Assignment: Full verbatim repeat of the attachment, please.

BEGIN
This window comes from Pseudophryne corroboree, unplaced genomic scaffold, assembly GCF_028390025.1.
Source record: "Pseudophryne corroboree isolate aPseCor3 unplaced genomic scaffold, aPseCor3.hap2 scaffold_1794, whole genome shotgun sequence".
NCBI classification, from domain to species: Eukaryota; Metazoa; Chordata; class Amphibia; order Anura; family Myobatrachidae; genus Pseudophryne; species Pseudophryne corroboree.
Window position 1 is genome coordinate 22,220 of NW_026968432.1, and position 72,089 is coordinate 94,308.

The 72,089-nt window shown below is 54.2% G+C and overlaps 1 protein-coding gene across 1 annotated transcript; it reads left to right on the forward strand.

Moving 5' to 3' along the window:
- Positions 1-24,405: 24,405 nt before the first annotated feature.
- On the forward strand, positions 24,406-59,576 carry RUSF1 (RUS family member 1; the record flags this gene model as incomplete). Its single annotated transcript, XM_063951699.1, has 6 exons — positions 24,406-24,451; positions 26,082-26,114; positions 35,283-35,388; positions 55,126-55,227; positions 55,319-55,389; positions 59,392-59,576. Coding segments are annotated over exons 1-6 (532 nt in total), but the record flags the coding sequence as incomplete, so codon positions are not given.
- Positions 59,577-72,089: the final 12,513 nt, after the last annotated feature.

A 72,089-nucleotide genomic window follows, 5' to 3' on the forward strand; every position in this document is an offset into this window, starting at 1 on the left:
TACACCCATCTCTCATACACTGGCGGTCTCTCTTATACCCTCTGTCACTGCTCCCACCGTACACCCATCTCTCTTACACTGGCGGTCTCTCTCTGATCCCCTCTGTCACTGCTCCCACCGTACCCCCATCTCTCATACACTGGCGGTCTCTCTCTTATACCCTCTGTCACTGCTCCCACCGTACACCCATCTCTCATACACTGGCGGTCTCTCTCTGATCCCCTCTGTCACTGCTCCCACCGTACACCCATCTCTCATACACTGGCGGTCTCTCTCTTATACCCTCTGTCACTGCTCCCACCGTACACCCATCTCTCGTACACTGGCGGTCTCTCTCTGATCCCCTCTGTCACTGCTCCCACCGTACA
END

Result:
This window comes from Pseudophryne corroboree, unplaced genomic scaffold, assembly GCF_028390025.1.
Source record: "Pseudophryne corroboree isolate aPseCor3 unplaced genomic scaffold, aPseCor3.hap2 scaffold_1794, whole genome shotgun sequence".
NCBI classification, from domain to species: Eukaryota; Metazoa; Chordata; class Amphibia; order Anura; family Myobatrachidae; genus Pseudophryne; species Pseudophryne corroboree.
Window position 1 is genome coordinate 22,220 of NW_026968432.1, and position 72,089 is coordinate 94,308.

The 72,089-nt window shown below is 54.2% G+C and overlaps 1 protein-coding gene across 1 annotated transcript; it reads left to right on the forward strand.

Moving 5' to 3' along the window:
- Positions 1-24,405: 24,405 nt before the first annotated feature.
- On the forward strand, positions 24,406-59,576 carry RUSF1 (RUS family member 1; the record flags this gene model as incomplete). Its single annotated transcript, XM_063951699.1, has 6 exons — positions 24,406-24,451; positions 26,082-26,114; positions 35,283-35,388; positions 55,126-55,227; positions 55,319-55,389; positions 59,392-59,576. Coding segments are annotated over exons 1-6 (532 nt in total), but the record flags the coding sequence as incomplete, so codon positions are not given.
- Positions 59,577-72,089: the final 12,513 nt, after the last annotated feature.

A 72,089-nucleotide genomic window follows, 5' to 3' on the forward strand; every position in this document is an offset into this window, starting at 1 on the left:
TACACCCATCTCTCATACACTGGCGGTCTCTCTTATACCCTCTGTCACTGCTCCCACCGTACACCCATCTCTCTTACACTGGCGGTCTCTCTCTGATCCCCTCTGTCACTGCTCCCACCGTACCCCCATCTCTCATACACTGGCGGTCTCTCTCTTATACCCTCTGTCACTGCTCCCACCGTACACCCATCTCTCATACACTGGCGGTCTCTCTCTGATCCCCTCTGTCACTGCTCCCACCGTACACCCATCTCTCATACACTGGCGGTCTCTCTCTTATACCCTCTGTCACTGCTCCCACCGTACACCCATCTCTCGTACACTGGCGGTCTCTCTCTGATCCCCTCTGTCACTGCTCCCACCGTACA